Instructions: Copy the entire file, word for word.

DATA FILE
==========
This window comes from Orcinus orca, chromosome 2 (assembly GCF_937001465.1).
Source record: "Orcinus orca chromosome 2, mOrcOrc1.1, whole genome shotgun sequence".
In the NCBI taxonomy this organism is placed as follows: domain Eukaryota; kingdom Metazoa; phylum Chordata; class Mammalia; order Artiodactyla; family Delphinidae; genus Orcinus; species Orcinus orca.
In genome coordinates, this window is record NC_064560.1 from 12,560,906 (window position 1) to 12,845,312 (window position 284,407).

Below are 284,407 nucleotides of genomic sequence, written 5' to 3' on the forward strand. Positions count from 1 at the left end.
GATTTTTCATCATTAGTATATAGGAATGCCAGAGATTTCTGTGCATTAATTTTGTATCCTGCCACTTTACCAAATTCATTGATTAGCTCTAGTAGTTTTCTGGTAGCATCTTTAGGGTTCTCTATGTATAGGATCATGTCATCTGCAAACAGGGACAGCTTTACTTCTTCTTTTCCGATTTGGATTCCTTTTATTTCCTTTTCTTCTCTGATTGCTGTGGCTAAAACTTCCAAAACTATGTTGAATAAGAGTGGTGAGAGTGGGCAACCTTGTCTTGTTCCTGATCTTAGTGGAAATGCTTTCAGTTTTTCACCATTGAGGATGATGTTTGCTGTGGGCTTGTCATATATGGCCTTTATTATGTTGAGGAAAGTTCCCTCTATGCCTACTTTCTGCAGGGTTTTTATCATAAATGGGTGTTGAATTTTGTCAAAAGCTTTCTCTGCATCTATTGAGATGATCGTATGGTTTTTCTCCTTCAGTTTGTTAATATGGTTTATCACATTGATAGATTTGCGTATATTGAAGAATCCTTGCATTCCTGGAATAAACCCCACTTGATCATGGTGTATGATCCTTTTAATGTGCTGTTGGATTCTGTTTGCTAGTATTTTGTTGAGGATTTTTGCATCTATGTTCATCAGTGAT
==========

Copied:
This window comes from Orcinus orca, chromosome 2 (assembly GCF_937001465.1).
Source record: "Orcinus orca chromosome 2, mOrcOrc1.1, whole genome shotgun sequence".
In the NCBI taxonomy this organism is placed as follows: domain Eukaryota; kingdom Metazoa; phylum Chordata; class Mammalia; order Artiodactyla; family Delphinidae; genus Orcinus; species Orcinus orca.
In genome coordinates, this window is record NC_064560.1 from 12,560,906 (window position 1) to 12,845,312 (window position 284,407).

Below are 284,407 nucleotides of genomic sequence, written 5' to 3' on the forward strand. Positions count from 1 at the left end.
GATTTTTCATCATTAGTATATAGGAATGCCAGAGATTTCTGTGCATTAATTTTGTATCCTGCCACTTTACCAAATTCATTGATTAGCTCTAGTAGTTTTCTGGTAGCATCTTTAGGGTTCTCTATGTATAGGATCATGTCATCTGCAAACAGGGACAGCTTTACTTCTTCTTTTCCGATTTGGATTCCTTTTATTTCCTTTTCTTCTCTGATTGCTGTGGCTAAAACTTCCAAAACTATGTTGAATAAGAGTGGTGAGAGTGGGCAACCTTGTCTTGTTCCTGATCTTAGTGGAAATGCTTTCAGTTTTTCACCATTGAGGATGATGTTTGCTGTGGGCTTGTCATATATGGCCTTTATTATGTTGAGGAAAGTTCCCTCTATGCCTACTTTCTGCAGGGTTTTTATCATAAATGGGTGTTGAATTTTGTCAAAAGCTTTCTCTGCATCTATTGAGATGATCGTATGGTTTTTCTCCTTCAGTTTGTTAATATGGTTTATCACATTGATAGATTTGCGTATATTGAAGAATCCTTGCATTCCTGGAATAAACCCCACTTGATCATGGTGTATGATCCTTTTAATGTGCTGTTGGATTCTGTTTGCTAGTATTTTGTTGAGGATTTTTGCATCTATGTTCATCAGTGAT